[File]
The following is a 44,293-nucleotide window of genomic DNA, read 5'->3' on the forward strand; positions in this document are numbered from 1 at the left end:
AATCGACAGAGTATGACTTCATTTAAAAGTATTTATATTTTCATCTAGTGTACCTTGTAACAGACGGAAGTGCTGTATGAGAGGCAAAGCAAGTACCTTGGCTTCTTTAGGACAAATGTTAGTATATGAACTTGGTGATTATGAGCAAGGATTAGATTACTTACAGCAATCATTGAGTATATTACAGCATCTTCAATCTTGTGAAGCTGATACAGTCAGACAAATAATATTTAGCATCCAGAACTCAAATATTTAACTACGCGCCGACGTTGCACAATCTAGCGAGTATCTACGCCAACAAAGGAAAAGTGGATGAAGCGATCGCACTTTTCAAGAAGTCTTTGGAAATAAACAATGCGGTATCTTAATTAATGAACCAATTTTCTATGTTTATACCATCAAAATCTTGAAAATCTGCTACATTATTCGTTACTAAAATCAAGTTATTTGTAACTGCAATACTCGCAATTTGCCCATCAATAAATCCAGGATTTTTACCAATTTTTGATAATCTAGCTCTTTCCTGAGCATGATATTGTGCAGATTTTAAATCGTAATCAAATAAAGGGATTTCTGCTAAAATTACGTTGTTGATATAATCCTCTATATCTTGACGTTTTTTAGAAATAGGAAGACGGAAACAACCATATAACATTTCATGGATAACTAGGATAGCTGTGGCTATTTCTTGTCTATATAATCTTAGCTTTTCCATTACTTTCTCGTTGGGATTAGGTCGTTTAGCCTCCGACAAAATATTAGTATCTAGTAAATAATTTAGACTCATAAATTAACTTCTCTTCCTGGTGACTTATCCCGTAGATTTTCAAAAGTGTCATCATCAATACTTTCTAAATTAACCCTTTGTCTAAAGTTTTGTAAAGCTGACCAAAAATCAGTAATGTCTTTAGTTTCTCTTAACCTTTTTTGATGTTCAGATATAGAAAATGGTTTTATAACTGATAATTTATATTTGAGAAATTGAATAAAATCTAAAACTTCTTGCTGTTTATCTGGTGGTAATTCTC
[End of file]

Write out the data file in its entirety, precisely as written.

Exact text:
The following is a 44,293-nucleotide window of genomic DNA, read 5'->3' on the forward strand; positions in this document are numbered from 1 at the left end:
AATCGACAGAGTATGACTTCATTTAAAAGTATTTATATTTTCATCTAGTGTACCTTGTAACAGACGGAAGTGCTGTATGAGAGGCAAAGCAAGTACCTTGGCTTCTTTAGGACAAATGTTAGTATATGAACTTGGTGATTATGAGCAAGGATTAGATTACTTACAGCAATCATTGAGTATATTACAGCATCTTCAATCTTGTGAAGCTGATACAGTCAGACAAATAATATTTAGCATCCAGAACTCAAATATTTAACTACGCGCCGACGTTGCACAATCTAGCGAGTATCTACGCCAACAAAGGAAAAGTGGATGAAGCGATCGCACTTTTCAAGAAGTCTTTGGAAATAAACAATGCGGTATCTTAATTAATGAACCAATTTTCTATGTTTATACCATCAAAATCTTGAAAATCTGCTACATTATTCGTTACTAAAATCAAGTTATTTGTAACTGCAATACTCGCAATTTGCCCATCAATAAATCCAGGATTTTTACCAATTTTTGATAATCTAGCTCTTTCCTGAGCATGATATTGTGCAGATTTTAAATCGTAATCAAATAAAGGGATTTCTGCTAAAATTACGTTGTTGATATAATCCTCTATATCTTGACGTTTTTTAGAAATAGGAAGACGGAAACAACCATATAACATTTCATGGATAACTAGGATAGCTGTGGCTATTTCTTGTCTATATAATCTTAGCTTTTCCATTACTTTCTCGTTGGGATTAGGTCGTTTAGCCTCCGACAAAATATTAGTATCTAGTAAATAATTTAGACTCATAAATTAACTTCTCTTCCTGGTGACTTATCCCGTAGATTTTCAAAAGTGTCATCATCAATACTTTCTAAATTAACCCTTTGTCTAAAGTTTTGTAAAGCTGACCAAAAATCAGTAATGTCTTTAGTTTCTCTTAACCTTTTTTGATGTTCAGATATAGAAAATGGTTTTATAACTGATAATTTATATTTGAGAAATTGAATAAAATCTAAAACTTCTTGCTGTTTATCTGGTGGTAATTCTC